Earlier this week Christopher Elliot reported a story that is one of those tear jerkers. I am sure most of you have read this story already, but for those of you who have not, go grab a handkerchief, because this is a story that you have to read.
In place of Elliott’s usual Monday “Can This Trip Be Saved” column (which by the way I think everyone should read) he posted a letter from a reader about how a Southwest Airlines’ pilot saved the trip for the Grandfather of a murdered child.
Elliott’s blog posted an email sent to him by Nancy, a regular reader of his blog. The email opens with a line that will rip the heart out of any parent or grandparent:
From there it goes on to explain how a Southwest Airlines’ pilot turned a stressful situation into a somewhat less stressful situation, as the email goes on to read:
In LAX, the lines to both check a bag and get through security were exceptional. He got to the airport two hours early and was still late getting to his plane.
Every step of the way, he’s on the verge of tears and trying to get assistance from both TSA and Southwest employees to get to his plane on time.
According to him, everyone he talked to couldn’t have cared less. When he was done with security, he grabbed his computer bag, shoes and belt and ran to his terminal in his stocking feet.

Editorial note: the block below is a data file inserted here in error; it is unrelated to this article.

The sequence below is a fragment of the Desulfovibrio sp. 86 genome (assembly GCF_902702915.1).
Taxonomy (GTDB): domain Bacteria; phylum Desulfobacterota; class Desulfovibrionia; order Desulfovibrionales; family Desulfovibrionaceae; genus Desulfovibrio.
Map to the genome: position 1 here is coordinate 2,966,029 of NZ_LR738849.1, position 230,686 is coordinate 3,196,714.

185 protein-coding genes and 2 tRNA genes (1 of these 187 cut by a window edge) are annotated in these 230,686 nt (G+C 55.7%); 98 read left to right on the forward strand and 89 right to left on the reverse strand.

When he got there, the pilot of his plane and the ticketing agent both said, “Are you Mark? We held the plane for you and we’re so sorry about the loss of your grandson.”
The pilot held the plane that was supposed to take off at 11:50 until 12:02 when my husband got there.
As my husband walked down the Jetway with the pilot, he said, “I can’t thank you enough for this.”
The pilot responded with, “They can’t go anywhere without me and I wasn’t going anywhere without you. Now relax. We’ll get you there. And again, I’m so sorry.”
My husband was able to take his first deep breath of the day.
I don’t know any other airline that would have done this.
To most people 12 minutes is not a big deal, but to an airline pushing off a gate 12 minutes late is a big deal … especially to the operations of an airline like Southwest Airlines. With Southwest Airlines turning around many flights in just over 20 minutes from the time the cabin door opens until it closes again, 12 minutes is a very long time. For a Southwest Airlines plane to sit at the gate an extra 12 minutes means that is 12 minutes the ground crew can’t attend to another aircraft at Los Angeles International Airport, a major focus city for Southwest Airlines. 12 minutes means that the gate is occupied, potentially delaying another flight and the aircraft potentially getting delayed in its departure.
Many airlines would penalize pilots for unnecessarily delaying a flight … however Southwest Airlines has never been the same as most airlines, and the airline has publicly stated it is proud of its pilot’s decision.
I’d like to thank Christopher Elliott for writing a positive story about the airline and travel industry, even if the story is intertwined with the tragic events of a child’s murder. There simply aren’t enough positive stories to go around sometimes.
I’d also like to thank Southwest Airlines for showing that the heart logo painted on their aircraft is there because the airline really has a heart.